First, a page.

After partying the day away Sunday, retailers at ICSC Las Vegas swapped their swimsuits for business suits as they gathered for some old-fashioned, in-person networking.
This year, nearly 22,000 people registered, according to ICSC — short of the 30,000 or more that attended in previous years, but enough to call it a comeback. Day-of registrations figure to add to the count.
Attendees said the turnout in Vegas signaled hope for a sector that the odds haven’t favored in quite some time.
“I’m surprised how big it is, actually,” said Ben Miller of Tampa-based Franklin Street Capital Advisors at a buzzing luncheon hosted by Meridian Capital Group. “I thought Covid would have had a bigger impact on attendance, but it really hasn’t.”
As guests returned following December’s pandemic dud, so did brands. Some 756 companies bought booths in the convention hall this year, with everyone from the big players to small-town development committees crowding in for a chance to talk shop and trade business cards.
CBRE’s “booth” was a convention in its own right. The commercial real estate juggernaut shipped in more than two dozen meeting tables, several conference rooms and a podcast/video studio to record broker testimonials and an episode of its business podcast.
Cushman & Wakefield’s setup featured artificial hedges and sleek white high-top tables. QR codes throughout the display linked to web posts about trends in real estate like improving a building’s environmental footprint and an influx of digital brands leasing their first brick-and-mortar stores.
Collier’s brought the coffee, with a link to a web page about its diversity efforts printed on the cups.
Ashkenazy Acquisition kept a characteristically low profile. The firm eschewed the glass walls and open floor plans of other booths for more of a walled-garden approach.
At its tightly guarded entryway, a receptionist declined to make Ashkenazy representatives available to talk with The Real Deal. Tall barriers plastered with images of the company’s properties surrounded a handful of tables inside.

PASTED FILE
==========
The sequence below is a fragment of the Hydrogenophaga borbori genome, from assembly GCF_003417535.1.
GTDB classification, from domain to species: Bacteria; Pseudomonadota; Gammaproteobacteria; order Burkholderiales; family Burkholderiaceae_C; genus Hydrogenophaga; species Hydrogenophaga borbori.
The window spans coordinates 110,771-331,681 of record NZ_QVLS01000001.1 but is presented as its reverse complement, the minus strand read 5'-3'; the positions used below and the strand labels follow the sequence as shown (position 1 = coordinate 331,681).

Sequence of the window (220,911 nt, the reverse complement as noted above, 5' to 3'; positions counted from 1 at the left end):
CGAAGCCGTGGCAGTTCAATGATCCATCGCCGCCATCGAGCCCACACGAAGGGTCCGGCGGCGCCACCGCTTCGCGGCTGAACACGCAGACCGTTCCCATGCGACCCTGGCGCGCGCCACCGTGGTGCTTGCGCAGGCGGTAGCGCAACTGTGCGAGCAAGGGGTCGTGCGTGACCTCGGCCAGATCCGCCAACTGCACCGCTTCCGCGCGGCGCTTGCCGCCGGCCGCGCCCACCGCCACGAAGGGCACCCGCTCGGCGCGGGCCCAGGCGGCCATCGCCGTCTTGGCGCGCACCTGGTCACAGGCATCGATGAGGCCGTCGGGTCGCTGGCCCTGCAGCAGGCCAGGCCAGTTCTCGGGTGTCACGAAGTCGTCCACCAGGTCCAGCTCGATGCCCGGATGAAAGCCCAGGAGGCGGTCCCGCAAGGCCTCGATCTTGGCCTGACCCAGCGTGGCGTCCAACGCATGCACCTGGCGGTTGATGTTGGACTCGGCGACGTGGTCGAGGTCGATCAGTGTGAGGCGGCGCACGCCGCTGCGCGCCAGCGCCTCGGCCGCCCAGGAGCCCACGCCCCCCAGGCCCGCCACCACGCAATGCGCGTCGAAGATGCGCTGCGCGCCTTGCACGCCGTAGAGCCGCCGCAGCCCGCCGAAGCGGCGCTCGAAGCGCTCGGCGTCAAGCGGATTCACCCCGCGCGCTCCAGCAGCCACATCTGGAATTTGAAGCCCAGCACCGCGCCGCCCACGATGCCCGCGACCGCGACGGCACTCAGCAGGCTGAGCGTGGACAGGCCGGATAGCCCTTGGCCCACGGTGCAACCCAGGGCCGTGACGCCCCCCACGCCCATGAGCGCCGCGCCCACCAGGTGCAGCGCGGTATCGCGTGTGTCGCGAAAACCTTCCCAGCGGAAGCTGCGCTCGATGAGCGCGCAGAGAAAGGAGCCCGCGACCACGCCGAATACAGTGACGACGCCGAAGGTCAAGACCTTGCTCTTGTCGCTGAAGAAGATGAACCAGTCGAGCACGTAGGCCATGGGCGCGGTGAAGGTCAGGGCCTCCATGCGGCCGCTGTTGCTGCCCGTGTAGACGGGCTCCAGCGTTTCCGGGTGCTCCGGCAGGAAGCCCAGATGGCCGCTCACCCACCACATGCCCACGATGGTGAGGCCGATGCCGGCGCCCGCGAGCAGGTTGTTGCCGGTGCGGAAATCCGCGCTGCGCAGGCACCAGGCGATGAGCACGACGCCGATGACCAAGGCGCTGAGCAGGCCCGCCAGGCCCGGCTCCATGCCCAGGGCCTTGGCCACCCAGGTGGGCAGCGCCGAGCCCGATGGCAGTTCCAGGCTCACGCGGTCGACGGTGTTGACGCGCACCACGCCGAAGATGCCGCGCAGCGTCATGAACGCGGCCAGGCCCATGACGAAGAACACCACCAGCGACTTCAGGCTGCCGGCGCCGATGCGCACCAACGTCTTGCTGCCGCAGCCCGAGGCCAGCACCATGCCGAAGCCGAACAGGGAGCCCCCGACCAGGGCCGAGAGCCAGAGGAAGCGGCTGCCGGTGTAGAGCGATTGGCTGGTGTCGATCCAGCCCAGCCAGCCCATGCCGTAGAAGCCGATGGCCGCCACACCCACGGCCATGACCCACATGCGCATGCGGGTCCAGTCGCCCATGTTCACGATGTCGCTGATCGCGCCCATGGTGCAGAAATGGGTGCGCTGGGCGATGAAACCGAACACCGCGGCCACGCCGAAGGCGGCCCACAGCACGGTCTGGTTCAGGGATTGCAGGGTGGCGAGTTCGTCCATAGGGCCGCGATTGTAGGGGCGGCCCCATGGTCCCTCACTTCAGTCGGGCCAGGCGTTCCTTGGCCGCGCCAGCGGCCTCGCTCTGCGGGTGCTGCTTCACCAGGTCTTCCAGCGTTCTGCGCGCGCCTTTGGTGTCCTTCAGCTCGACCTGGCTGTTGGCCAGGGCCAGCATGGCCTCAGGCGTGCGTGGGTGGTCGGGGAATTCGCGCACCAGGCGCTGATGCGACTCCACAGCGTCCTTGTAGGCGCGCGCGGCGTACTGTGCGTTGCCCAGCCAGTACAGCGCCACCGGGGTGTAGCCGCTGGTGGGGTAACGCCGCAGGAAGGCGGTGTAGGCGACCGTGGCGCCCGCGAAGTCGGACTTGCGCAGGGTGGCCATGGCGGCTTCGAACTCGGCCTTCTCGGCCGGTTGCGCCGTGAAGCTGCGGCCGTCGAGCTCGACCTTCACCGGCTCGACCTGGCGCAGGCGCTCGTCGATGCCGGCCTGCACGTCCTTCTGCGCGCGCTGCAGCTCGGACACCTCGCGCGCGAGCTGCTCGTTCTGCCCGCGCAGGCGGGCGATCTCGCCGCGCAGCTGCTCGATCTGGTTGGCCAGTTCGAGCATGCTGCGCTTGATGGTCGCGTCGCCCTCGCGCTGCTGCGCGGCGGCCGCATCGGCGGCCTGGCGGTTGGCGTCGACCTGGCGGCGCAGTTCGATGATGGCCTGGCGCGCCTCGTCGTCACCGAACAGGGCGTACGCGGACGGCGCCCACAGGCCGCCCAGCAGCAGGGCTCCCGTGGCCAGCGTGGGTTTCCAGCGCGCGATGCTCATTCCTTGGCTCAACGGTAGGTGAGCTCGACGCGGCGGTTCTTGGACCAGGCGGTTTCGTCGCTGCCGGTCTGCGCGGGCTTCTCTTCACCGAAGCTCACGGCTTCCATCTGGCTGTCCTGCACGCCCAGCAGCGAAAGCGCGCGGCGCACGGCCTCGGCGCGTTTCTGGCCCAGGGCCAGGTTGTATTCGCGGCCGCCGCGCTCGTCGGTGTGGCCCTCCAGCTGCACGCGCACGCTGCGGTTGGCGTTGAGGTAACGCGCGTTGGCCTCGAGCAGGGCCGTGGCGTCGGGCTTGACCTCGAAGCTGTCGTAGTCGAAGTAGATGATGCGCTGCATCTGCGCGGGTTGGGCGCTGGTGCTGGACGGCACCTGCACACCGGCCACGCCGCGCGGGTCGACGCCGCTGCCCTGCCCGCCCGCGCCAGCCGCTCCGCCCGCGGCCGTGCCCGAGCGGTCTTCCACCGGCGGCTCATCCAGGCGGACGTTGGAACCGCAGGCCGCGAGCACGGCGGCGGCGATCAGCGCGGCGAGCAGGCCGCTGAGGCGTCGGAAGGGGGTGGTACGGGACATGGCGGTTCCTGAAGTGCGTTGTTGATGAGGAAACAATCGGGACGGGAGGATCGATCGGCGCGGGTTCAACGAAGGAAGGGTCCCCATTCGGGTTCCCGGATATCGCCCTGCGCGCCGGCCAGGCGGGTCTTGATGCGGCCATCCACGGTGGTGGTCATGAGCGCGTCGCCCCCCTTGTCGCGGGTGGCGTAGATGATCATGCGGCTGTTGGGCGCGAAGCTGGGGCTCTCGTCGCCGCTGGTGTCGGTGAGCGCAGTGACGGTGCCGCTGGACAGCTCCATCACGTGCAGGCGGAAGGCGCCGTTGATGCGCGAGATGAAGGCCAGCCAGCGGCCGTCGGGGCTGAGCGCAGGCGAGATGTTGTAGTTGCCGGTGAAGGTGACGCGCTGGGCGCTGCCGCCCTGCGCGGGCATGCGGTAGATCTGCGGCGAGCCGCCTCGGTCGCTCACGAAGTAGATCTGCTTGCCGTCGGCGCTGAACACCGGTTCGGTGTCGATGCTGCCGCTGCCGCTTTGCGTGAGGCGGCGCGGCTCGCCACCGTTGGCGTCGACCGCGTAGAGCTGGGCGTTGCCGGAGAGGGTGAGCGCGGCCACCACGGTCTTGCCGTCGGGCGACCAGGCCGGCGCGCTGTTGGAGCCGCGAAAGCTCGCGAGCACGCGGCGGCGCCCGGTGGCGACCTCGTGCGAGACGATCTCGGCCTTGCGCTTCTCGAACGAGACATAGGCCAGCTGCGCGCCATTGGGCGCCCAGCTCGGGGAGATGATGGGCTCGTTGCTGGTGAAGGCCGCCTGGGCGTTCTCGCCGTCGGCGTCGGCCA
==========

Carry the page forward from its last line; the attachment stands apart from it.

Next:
And then there was CoStar. The data provider built a two-level conference center with glass-walled meeting rooms, each equipped with a large display screen. It also raffled off a Tesla with $25,000 in cash spread across the dashboard.
“The winner will probably need that to pay the taxes,” said an observant security guard hired to protect the money.
Some major players including Simon and Brookfield skipped the convention hall, letting their tenants come and kiss the ring (or vice versa, as the case may be) at their hotels on the strip.
“The reality is that in the last four or five years, the format has changed. A lot of the big developers left the show and have their meetings outside,” said Ariel Schuster, vice chairman at Newmark, who has been attending ICSC for 20 years. “I had a meeting with a retailer, and they now have to jump in a cab and go to Caesars. It’s taken away some of the connectivity.”
In a town known for its bacchanalian buffets, Meridian put together a kosher feast to rival anything you’d find on the Strip. The spread, which took up four standard event spaces and featured six genres of food, offered sushi, a brisket carving station, a salad station dubbed “Caesar Palace” and perhaps the best-tasting Glatt chicken sandwich ever.
Danny Heumann, a Meridian exec, slipped behind the sushi counter to chat with the chef and seconds later returned to the floor with a loaded plate of sashimi. Nicole Kushner Meyer, president of Kushner Companies, took phone calls in the hallway.
In a brief speech, Meridian Capital Group president Yoni Goodman alluded to the troubles facing the industry, before giving his audience a classic real estate spin.
“None of this comes amidst a quiet world. From the horrible war in Ukraine, to Covid, rate hikes, the national discourse and raging inflation,” Goodman said. “There’s no more important time to have a trusted broker representing you than it is today.”
This week’s convention marked the first ICSC affair in May since Covid, and conversations with executives underscored that the pandemic is still weighing heavily on retail’s future. Naturally, most industry folk focused on the positives.